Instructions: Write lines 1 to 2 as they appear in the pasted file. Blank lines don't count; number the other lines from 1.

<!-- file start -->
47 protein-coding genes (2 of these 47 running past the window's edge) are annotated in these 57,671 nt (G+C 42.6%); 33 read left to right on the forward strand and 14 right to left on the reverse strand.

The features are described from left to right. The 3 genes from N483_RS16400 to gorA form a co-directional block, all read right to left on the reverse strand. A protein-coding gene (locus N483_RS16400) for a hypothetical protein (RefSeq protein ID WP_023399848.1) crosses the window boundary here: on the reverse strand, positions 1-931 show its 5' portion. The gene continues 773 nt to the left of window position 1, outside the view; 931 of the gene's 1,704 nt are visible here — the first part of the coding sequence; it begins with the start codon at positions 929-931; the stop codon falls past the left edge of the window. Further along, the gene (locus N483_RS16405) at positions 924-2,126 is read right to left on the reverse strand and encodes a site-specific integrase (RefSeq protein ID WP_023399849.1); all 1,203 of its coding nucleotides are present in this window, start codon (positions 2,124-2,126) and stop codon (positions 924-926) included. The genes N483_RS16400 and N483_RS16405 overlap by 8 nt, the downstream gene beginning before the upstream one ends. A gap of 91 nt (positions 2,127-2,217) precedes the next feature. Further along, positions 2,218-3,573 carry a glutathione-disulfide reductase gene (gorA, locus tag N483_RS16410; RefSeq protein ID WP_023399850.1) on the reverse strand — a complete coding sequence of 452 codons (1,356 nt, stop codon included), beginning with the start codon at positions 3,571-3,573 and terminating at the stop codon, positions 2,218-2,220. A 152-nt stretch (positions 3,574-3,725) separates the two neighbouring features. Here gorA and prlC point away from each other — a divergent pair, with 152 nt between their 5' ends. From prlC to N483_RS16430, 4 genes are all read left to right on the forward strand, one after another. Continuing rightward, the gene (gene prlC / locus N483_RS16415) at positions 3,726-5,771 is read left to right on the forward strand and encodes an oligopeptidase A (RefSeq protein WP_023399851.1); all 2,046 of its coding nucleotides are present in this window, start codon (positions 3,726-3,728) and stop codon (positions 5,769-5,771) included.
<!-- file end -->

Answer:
47 protein-coding genes (2 of these 47 running past the window's edge) are annotated in these 57,671 nt (G+C 42.6%); 33 read left to right on the forward strand and 14 right to left on the reverse strand.

The features are described from left to right. The 3 genes from N483_RS16400 to gorA form a co-directional block, all read right to left on the reverse strand. A protein-coding gene (locus N483_RS16400) for a hypothetical protein (RefSeq protein ID WP_023399848.1) crosses the window boundary here: on the reverse strand, positions 1-931 show its 5' portion. The gene continues 773 nt to the left of window position 1, outside the view; 931 of the gene's 1,704 nt are visible here — the first part of the coding sequence; it begins with the start codon at positions 929-931; the stop codon falls past the left edge of the window. Further along, the gene (locus N483_RS16405) at positions 924-2,126 is read right to left on the reverse strand and encodes a site-specific integrase (RefSeq protein ID WP_023399849.1); all 1,203 of its coding nucleotides are present in this window, start codon (positions 2,124-2,126) and stop codon (positions 924-926) included. The genes N483_RS16400 and N483_RS16405 overlap by 8 nt, the downstream gene beginning before the upstream one ends. A gap of 91 nt (positions 2,127-2,217) precedes the next feature. Further along, positions 2,218-3,573 carry a glutathione-disulfide reductase gene (gorA, locus tag N483_RS16410; RefSeq protein ID WP_023399850.1) on the reverse strand — a complete coding sequence of 452 codons (1,356 nt, stop codon included), beginning with the start codon at positions 3,571-3,573 and terminating at the stop codon, positions 2,218-2,220. A 152-nt stretch (positions 3,574-3,725) separates the two neighbouring features. Here gorA and prlC point away from each other — a divergent pair, with 152 nt between their 5' ends. From prlC to N483_RS16430, 4 genes are all read left to right on the forward strand, one after another. Continuing rightward, the gene (gene prlC / locus N483_RS16415) at positions 3,726-5,771 is read left to right on the forward strand and encodes an oligopeptidase A (RefSeq protein WP_023399851.1); all 2,046 of its coding nucleotides are present in this window, start codon (positions 3,726-3,728) and stop codon (positions 5,769-5,771) included.